Monday, May 3 2021
In contemporary practice, architectural ornament is considered somewhere between passé and a “criminal” offense. Many architects today do not adorn buildings, at least in the traditional sense, with dimensional or patterned decorations deemed costly and devoid of real purpose. No, architects minimize their designs out of philosophical purity, functional simplicity, or cost effectiveness—much like our modernist predecessors from the mid-20th Century.
Like that persistent hangover, ornament is still commonly viewed with suspicion, but has it disappeared altogether or just reimagined in new ways? The intersection of new technologies and materials have opened the door to building practices unseen in the past. Now is the time to authorize new and spirited uses of ornament that enrich our shared spaces.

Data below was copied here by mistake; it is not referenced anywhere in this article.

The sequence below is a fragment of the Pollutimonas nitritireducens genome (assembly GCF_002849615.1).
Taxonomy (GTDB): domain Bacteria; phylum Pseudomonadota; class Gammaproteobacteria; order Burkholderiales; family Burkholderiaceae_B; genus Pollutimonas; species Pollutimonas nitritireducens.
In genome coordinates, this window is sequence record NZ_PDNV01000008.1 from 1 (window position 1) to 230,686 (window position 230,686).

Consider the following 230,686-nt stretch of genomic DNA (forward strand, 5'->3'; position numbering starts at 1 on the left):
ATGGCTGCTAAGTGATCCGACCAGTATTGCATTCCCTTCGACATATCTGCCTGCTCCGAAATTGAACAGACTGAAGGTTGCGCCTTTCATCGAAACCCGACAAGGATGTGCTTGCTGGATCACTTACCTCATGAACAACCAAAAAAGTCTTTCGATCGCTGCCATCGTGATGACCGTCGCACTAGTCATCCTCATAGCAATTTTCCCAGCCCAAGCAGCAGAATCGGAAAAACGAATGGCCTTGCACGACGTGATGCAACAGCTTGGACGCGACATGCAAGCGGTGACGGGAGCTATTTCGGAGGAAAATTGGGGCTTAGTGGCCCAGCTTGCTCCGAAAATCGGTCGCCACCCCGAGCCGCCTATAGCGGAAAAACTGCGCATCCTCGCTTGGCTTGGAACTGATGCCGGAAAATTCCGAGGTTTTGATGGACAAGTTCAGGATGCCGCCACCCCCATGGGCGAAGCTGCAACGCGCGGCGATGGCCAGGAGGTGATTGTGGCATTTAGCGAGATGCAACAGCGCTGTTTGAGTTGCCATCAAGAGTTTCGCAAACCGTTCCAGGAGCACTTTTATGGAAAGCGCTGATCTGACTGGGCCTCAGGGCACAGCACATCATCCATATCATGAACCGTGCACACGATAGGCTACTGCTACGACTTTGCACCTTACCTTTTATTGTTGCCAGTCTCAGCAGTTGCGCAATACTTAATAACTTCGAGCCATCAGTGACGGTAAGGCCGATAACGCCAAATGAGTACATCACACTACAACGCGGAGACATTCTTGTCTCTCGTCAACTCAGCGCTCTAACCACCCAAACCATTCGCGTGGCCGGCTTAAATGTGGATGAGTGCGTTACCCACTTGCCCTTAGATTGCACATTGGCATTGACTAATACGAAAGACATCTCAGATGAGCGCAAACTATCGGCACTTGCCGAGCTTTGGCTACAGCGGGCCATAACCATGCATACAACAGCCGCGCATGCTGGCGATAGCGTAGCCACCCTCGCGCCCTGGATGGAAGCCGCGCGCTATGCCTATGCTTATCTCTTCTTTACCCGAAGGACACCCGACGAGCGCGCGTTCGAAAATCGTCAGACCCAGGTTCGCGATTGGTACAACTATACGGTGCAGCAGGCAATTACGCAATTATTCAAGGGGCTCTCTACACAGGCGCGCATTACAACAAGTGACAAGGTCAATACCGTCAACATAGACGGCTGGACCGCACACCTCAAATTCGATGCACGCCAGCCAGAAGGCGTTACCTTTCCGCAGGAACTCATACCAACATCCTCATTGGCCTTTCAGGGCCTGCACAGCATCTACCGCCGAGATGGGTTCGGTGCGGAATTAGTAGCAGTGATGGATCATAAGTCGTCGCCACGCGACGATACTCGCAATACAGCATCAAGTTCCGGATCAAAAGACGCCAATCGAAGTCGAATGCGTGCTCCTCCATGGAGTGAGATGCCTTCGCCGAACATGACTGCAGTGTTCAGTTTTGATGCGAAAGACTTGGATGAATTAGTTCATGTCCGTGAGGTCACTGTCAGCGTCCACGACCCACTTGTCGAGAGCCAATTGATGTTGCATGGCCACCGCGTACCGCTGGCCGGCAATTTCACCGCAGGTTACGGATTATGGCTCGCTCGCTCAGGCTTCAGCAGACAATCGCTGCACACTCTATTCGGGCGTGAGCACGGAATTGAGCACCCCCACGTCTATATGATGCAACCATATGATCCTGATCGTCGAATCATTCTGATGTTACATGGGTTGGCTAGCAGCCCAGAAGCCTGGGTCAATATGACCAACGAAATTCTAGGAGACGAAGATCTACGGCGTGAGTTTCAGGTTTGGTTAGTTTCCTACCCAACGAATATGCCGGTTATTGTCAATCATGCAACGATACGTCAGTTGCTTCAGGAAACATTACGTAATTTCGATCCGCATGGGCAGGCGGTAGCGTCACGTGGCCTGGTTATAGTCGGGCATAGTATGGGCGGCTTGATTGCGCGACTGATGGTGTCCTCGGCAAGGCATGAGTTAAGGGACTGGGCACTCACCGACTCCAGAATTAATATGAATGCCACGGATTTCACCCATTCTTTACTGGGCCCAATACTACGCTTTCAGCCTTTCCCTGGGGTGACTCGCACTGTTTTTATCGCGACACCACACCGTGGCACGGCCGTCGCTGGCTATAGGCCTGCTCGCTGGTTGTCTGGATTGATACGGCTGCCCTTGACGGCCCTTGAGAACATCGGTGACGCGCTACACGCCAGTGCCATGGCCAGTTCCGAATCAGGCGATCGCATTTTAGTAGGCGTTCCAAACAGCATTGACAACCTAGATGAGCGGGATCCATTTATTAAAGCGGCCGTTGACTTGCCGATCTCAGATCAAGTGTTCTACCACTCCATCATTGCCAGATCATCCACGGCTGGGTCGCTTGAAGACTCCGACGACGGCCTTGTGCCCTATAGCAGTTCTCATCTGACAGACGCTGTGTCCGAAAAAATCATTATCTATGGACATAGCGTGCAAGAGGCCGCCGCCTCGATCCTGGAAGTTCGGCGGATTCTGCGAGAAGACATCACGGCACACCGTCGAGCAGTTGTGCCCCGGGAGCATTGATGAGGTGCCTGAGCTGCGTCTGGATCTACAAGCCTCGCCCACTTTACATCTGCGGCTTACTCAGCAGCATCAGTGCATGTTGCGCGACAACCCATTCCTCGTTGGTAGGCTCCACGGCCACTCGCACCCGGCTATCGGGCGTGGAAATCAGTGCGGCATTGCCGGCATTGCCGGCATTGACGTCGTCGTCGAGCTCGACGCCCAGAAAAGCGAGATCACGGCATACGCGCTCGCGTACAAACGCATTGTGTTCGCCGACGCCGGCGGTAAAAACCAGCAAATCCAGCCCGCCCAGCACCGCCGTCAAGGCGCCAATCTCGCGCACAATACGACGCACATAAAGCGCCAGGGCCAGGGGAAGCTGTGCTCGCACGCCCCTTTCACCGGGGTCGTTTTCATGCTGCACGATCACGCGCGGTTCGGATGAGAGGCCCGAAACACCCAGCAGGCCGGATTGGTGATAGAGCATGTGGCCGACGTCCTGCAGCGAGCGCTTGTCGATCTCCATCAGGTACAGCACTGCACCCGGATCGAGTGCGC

Douglas Palladino, AIA — Architect and Adjunct Faculty, The Catholic University of America School of Architecture and Planning
Philip A. Esocoff, FAIA — Washington Architect
Lance Hosey, FAIA LEED Fellow — Chief Impact Officer, HMC Architects
Philip Kennicott — Senior Art and Architecture Critic, The Washington Post
Katie MacDonald — Cofounder of After Architecture and Assistant Professor, University of Virginia
- Describe the basic categories of architectural ornament.
- Compare and contrast examples of architectural ornament on historic and contemporary buildings.
- Explore motives for and against architectural ornament in contemporary practice.
- Identify methods of building practices contributing to new and spirited uses of architectural ornament.
This program is part of PROVOCATIONS, a Debate on Design series organized by the Washington Architectural Foundation. PROVOCATIONS is generously funded in part by the National Trust for Historic Preservation.